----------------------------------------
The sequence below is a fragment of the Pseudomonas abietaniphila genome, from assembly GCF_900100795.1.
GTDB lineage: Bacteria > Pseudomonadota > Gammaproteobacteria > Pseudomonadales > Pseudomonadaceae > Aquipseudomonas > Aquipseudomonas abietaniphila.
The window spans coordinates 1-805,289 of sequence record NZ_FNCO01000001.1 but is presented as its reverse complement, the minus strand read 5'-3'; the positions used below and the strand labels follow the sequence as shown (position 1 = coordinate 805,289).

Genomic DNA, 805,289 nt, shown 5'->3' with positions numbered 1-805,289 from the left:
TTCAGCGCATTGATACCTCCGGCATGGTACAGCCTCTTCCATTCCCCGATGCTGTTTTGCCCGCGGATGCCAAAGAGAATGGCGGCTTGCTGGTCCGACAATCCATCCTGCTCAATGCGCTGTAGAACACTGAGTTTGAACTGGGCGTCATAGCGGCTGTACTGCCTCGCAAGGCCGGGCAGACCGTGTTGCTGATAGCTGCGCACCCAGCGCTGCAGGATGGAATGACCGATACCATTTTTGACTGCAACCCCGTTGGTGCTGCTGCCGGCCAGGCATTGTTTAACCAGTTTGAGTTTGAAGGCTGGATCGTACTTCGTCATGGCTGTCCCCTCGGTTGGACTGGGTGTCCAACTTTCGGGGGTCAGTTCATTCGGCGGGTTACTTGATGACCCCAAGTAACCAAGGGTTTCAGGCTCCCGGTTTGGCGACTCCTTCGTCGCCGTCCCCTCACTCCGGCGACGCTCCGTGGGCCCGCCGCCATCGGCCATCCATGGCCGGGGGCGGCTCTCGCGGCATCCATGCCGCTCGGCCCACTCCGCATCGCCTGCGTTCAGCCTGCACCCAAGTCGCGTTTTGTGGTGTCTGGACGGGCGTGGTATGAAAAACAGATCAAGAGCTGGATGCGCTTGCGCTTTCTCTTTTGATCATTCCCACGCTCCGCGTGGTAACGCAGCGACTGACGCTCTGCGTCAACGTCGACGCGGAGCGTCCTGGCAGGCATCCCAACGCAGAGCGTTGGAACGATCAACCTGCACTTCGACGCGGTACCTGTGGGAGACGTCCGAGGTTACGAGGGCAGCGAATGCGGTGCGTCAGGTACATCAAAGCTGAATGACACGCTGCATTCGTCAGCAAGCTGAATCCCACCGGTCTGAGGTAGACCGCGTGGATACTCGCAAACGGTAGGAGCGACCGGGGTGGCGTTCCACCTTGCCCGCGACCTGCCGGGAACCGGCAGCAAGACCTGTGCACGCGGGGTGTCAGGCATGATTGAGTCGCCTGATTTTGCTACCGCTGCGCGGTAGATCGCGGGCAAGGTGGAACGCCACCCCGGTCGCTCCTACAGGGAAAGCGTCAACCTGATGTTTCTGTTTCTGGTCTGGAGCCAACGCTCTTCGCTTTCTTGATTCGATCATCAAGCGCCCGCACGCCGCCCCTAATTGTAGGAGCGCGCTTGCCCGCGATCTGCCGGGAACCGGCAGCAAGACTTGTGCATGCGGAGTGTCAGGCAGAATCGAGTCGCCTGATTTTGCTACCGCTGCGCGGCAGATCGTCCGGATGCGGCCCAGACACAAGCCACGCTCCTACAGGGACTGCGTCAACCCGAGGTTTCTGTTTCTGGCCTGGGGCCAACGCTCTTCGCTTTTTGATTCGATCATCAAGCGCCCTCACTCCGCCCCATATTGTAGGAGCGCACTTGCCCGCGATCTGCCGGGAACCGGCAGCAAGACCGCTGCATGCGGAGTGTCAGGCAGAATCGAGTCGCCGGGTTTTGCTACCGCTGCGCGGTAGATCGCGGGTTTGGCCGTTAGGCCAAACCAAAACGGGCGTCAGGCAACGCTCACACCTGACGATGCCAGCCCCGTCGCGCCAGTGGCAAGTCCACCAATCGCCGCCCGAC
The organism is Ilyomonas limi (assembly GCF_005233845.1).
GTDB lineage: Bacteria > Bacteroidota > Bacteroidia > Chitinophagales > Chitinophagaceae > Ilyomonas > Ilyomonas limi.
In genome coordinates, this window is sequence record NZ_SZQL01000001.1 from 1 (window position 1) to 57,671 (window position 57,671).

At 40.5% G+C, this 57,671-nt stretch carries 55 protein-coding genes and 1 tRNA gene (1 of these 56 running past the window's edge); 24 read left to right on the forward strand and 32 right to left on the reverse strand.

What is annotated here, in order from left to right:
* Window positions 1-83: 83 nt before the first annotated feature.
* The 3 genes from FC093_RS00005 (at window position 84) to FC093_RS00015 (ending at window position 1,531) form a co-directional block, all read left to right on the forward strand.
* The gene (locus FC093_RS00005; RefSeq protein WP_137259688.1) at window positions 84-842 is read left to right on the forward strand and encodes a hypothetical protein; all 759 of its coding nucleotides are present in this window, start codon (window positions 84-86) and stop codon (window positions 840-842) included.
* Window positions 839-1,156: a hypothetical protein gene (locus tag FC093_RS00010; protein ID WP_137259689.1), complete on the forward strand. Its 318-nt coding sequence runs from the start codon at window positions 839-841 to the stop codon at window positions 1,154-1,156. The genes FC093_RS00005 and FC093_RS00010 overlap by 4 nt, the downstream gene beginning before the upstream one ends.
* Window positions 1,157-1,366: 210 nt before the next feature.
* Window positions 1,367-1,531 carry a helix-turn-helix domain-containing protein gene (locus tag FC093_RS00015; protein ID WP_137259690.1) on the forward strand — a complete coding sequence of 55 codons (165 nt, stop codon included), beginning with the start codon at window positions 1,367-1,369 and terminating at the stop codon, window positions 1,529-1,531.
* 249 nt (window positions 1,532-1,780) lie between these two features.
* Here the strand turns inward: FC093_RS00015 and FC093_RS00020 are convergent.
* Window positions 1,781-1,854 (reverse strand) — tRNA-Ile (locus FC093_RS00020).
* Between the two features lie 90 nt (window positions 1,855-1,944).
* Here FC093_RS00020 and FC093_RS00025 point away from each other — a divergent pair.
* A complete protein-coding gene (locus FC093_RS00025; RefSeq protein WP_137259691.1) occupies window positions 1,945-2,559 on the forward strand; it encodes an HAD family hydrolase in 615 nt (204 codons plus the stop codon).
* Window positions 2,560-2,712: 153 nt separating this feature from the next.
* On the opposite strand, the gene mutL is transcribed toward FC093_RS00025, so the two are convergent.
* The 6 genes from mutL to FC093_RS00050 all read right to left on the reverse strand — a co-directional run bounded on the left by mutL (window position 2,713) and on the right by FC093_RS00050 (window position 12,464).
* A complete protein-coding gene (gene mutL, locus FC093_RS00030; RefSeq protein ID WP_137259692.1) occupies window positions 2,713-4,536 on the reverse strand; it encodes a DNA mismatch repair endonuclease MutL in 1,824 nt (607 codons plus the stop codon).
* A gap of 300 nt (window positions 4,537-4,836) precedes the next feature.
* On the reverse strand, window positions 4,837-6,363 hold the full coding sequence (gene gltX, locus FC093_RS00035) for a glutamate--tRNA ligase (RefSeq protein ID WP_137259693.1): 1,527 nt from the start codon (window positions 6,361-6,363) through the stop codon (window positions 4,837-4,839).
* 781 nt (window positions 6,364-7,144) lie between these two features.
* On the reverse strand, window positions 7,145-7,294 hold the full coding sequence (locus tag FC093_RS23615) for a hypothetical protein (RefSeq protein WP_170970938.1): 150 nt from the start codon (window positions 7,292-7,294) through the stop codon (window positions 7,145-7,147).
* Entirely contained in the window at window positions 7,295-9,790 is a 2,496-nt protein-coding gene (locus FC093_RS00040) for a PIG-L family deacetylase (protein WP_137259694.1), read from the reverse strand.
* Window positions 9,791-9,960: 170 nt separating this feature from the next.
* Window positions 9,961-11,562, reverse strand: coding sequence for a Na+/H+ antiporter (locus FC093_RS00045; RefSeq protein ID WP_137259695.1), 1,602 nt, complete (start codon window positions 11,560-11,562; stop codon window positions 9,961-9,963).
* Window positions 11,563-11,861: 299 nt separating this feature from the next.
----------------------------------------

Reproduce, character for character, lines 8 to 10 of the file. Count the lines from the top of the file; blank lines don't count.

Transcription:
In genome coordinates, this window is sequence record NZ_SZQL01000001.1 from 1 (window position 1) to 57,671 (window position 57,671).

At 40.5% G+C, this 57,671-nt stretch carries 55 protein-coding genes and 1 tRNA gene (1 of these 56 running past the window's edge); 24 read left to right on the forward strand and 32 right to left on the reverse strand.

What is annotated here, in order from left to right: